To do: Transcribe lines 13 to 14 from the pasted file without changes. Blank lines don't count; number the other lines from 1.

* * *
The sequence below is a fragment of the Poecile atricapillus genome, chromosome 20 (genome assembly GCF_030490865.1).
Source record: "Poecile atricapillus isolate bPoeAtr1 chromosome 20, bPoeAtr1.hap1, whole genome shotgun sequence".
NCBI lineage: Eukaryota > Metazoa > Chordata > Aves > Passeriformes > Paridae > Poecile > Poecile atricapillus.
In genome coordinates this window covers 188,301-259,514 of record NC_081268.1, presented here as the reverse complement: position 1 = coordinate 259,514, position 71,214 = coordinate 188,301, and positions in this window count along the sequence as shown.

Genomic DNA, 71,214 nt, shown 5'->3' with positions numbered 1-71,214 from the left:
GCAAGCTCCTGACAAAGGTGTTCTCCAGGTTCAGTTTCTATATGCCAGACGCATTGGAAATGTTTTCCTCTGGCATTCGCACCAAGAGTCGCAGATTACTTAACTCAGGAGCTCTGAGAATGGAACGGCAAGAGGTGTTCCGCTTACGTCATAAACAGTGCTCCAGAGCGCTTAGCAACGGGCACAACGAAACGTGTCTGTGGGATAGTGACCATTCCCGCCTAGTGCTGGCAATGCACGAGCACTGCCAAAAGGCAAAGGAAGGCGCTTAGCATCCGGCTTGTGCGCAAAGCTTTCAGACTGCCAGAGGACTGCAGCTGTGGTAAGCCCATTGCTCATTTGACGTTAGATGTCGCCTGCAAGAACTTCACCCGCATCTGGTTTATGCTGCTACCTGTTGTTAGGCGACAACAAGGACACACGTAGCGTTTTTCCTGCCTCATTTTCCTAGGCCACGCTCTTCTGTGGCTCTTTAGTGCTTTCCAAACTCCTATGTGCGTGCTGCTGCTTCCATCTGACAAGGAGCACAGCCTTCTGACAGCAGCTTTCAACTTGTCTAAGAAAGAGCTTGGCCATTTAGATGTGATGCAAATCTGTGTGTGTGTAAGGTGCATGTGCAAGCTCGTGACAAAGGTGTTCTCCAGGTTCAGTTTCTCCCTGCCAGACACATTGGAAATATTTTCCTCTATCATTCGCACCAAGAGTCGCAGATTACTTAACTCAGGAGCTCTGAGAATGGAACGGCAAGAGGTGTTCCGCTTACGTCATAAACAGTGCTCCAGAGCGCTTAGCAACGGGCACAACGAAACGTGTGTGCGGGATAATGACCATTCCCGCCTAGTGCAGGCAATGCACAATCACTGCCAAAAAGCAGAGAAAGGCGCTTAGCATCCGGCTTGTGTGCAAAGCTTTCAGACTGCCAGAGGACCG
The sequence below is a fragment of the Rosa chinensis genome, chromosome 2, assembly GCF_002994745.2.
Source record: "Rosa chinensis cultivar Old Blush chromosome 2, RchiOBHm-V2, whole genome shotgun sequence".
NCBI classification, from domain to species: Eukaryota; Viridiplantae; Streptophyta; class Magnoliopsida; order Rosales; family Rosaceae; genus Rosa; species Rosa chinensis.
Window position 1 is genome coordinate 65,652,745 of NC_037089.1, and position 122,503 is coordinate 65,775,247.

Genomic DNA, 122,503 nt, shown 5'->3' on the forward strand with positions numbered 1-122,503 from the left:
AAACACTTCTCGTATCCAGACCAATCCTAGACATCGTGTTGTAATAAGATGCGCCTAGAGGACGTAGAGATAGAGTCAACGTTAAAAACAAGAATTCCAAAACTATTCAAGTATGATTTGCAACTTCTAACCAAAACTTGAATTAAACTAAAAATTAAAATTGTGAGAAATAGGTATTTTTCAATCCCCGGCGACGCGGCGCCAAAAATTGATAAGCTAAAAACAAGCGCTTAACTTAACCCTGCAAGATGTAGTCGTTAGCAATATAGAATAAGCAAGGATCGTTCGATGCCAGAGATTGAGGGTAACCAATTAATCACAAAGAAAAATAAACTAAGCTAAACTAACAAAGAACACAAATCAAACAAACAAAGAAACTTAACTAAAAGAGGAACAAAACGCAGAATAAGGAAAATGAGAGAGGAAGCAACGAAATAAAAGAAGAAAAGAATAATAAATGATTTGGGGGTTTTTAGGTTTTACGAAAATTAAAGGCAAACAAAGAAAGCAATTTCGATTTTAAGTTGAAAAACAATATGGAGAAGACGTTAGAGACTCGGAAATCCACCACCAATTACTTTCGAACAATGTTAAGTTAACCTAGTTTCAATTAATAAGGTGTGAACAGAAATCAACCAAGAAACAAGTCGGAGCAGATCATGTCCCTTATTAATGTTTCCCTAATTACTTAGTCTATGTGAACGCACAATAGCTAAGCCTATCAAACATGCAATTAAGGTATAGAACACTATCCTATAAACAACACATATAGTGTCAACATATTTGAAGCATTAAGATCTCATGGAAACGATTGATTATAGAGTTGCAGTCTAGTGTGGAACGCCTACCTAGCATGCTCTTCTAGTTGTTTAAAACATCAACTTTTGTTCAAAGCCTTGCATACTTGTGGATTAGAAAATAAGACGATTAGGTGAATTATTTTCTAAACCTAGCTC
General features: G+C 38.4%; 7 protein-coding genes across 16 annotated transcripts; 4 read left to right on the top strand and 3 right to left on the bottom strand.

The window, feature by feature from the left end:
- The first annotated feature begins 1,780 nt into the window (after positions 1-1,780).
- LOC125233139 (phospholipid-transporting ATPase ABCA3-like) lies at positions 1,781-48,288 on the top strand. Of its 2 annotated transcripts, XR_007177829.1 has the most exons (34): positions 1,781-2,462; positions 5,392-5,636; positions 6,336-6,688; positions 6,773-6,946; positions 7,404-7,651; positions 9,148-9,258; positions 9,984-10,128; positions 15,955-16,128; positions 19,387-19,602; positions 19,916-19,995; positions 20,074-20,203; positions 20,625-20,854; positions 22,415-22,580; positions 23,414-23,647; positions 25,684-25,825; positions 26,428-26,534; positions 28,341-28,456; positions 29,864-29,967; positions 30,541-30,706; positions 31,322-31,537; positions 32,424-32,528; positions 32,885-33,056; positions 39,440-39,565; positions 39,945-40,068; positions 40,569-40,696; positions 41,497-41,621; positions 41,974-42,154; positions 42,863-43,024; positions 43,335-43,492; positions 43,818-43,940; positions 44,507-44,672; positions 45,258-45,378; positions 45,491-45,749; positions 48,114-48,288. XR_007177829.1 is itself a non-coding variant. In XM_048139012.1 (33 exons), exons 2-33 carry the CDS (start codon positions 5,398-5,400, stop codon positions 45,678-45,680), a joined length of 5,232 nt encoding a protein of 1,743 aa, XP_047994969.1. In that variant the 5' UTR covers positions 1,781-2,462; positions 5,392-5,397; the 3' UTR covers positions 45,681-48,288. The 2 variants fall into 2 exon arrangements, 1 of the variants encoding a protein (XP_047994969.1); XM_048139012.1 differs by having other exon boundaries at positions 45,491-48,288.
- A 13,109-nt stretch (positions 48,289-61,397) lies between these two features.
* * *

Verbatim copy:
General features: G+C 38.4%; 7 protein-coding genes across 16 annotated transcripts; 4 read left to right on the top strand and 3 right to left on the bottom strand.

The window, feature by feature from the left end: